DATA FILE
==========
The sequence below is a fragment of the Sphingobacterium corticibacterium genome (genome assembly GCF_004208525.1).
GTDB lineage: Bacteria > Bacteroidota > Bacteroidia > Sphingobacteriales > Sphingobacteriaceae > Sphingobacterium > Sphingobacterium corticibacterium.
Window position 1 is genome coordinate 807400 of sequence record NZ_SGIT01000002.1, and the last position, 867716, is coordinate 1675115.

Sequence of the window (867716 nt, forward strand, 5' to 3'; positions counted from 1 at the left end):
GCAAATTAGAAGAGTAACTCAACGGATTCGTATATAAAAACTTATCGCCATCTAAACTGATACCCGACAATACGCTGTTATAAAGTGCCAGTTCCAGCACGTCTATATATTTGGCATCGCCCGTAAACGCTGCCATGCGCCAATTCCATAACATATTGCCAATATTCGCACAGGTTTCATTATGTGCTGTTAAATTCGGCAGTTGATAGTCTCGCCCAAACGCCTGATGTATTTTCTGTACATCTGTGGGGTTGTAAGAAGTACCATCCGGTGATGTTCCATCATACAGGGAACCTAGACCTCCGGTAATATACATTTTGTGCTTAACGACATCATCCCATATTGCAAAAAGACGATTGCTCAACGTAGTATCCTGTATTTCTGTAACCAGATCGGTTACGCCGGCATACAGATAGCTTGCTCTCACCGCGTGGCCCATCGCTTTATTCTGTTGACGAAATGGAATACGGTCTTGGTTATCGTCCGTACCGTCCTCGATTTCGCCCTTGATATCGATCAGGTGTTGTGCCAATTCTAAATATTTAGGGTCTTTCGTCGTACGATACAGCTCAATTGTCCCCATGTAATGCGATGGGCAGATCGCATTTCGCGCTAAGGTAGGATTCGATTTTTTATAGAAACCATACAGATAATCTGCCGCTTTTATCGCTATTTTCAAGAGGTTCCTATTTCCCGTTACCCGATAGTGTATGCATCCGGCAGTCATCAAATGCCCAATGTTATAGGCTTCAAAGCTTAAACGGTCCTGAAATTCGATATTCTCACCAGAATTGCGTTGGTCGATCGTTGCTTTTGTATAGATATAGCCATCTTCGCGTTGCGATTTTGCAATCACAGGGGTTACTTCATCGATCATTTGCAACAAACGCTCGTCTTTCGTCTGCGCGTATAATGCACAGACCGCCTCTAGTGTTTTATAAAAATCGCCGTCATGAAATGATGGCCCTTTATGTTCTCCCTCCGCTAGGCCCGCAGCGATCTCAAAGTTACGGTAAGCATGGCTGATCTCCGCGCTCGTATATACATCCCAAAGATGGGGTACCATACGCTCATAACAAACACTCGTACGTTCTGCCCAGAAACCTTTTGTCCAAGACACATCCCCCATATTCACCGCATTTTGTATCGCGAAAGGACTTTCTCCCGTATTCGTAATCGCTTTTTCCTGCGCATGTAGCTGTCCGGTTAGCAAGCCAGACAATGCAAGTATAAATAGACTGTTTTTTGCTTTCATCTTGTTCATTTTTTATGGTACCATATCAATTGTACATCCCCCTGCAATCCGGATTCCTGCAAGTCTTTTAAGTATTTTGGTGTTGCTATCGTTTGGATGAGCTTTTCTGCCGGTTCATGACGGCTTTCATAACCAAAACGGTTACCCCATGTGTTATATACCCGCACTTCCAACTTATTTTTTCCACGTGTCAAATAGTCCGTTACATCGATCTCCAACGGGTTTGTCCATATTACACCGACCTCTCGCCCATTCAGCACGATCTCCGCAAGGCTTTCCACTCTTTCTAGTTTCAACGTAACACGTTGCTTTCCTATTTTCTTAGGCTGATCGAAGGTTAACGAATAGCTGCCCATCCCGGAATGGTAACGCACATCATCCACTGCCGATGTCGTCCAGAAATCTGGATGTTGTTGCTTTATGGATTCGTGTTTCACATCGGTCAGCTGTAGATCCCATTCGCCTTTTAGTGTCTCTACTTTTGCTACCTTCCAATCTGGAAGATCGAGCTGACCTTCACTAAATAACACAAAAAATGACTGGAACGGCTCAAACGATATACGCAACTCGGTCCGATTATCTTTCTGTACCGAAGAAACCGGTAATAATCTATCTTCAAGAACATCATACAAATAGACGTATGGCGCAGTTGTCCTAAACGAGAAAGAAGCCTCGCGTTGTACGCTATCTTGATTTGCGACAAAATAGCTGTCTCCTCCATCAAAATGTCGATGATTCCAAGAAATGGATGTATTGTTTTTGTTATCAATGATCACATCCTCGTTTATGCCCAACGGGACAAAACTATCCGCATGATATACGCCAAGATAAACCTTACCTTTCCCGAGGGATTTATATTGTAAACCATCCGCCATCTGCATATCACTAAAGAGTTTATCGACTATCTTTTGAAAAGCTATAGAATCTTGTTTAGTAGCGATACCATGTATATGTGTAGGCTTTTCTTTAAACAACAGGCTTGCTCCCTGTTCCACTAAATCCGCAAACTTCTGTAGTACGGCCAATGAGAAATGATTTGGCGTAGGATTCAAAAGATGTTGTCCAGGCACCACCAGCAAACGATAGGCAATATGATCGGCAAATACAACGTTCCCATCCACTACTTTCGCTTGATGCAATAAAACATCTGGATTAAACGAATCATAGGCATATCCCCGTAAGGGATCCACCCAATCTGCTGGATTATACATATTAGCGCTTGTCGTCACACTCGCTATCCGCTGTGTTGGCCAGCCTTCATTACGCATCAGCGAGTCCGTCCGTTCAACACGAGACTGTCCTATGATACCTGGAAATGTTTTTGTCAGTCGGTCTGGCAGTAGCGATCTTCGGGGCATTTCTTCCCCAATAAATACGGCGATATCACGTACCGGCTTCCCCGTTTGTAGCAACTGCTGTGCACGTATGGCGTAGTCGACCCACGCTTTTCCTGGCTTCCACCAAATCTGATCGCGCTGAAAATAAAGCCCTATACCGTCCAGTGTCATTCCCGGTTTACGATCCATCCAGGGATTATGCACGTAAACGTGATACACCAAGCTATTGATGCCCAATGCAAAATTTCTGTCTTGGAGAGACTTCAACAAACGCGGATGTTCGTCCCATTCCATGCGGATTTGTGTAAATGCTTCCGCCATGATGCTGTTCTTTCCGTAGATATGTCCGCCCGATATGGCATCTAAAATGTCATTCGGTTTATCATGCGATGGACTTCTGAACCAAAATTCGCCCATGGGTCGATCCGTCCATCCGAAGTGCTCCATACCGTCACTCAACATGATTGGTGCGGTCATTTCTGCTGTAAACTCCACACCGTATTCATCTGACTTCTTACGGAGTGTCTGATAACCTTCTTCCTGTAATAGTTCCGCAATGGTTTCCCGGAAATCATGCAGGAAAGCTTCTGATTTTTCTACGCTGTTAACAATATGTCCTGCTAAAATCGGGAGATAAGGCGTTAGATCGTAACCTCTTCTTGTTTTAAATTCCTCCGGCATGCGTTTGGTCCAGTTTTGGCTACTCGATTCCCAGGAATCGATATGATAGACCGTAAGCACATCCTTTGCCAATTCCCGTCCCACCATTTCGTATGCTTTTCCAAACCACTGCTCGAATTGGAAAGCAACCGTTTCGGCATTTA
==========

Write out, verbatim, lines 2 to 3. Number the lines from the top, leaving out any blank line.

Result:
GTDB lineage: Bacteria > Bacteroidota > Bacteroidia > Sphingobacteriales > Sphingobacteriaceae > Sphingobacterium > Sphingobacterium corticibacterium.
Window position 1 is genome coordinate 807400 of sequence record NZ_SGIT01000002.1, and the last position, 867716, is coordinate 1675115.